Trying to Shake Up the Japanese, Architect Shizuo Kurisaka Pitches a Post-Earthquake House
updated 02/10/1986 AT 01:00 AM EST
•originally published 02/10/1986 AT 01:00 AM EST
Kurisaka, 40, leans toward the whimsical. One of his celebrated whimsies is the "Completed House Under Construction," featuring permanent scaffolding on the outside and painted silhouettes of workmen on the front wall. "People who want ordinary houses," concedes Kurisaka, with some understatement, "don't come to me."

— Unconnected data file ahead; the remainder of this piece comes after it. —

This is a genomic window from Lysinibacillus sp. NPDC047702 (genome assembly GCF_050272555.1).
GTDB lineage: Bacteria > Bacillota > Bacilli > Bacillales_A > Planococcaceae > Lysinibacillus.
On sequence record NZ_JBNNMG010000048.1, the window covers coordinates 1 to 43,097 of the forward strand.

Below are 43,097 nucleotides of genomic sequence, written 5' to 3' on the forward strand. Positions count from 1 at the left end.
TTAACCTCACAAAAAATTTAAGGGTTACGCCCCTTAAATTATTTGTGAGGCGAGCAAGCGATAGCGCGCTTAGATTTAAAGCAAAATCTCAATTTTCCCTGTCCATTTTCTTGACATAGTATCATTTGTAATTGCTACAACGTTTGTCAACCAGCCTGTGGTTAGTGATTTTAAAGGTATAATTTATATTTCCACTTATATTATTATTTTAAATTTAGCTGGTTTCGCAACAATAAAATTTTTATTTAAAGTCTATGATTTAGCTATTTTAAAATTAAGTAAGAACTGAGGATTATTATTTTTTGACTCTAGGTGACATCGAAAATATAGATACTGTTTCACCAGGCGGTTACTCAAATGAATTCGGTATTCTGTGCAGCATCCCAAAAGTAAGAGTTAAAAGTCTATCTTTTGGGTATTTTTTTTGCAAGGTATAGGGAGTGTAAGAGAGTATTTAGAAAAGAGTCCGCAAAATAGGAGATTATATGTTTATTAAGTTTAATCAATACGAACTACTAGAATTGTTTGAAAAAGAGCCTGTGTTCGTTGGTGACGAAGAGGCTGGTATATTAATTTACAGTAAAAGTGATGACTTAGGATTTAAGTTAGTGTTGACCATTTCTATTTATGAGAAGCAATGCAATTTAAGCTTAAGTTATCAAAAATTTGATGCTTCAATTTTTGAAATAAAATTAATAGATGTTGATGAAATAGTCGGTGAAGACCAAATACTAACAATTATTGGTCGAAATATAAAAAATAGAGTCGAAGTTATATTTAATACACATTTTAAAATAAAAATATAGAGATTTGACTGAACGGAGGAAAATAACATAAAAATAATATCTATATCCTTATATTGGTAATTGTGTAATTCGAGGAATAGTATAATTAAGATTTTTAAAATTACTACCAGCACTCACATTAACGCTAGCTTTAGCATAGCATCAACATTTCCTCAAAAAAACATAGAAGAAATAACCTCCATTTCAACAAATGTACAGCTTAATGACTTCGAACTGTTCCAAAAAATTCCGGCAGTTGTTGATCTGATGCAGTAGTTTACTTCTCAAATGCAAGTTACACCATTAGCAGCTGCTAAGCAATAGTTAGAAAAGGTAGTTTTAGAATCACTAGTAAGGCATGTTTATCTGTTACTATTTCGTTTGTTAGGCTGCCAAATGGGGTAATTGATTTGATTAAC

Still, his Falling White Box has a serious bias. It is designed to remind Shizuoka's 465,000 residents that the city, 90 miles southwest of Tokyo, is a likely target for Japan's next major earthquake. "The authorities say prepare and be careful," says Kurisaka, who lives in Shizuoka with his wife, Mieko, 32, daughter Tomoko, 6, and son Tatsuji, 2. "But the earthquake doesn't come, so people forget."
Some of the neighbors would prefer to forget the Falling White Box. "It does stand out," comments the owner of a nearby beauty shop in the otherwise traditional community. "Everyone who comes by is shocked." Yet Kurisaka's faith in his work is unshakable. "It may seem strange now," he admits, "but when the earthquake comes and all the other houses fall down, it will seem quite normal."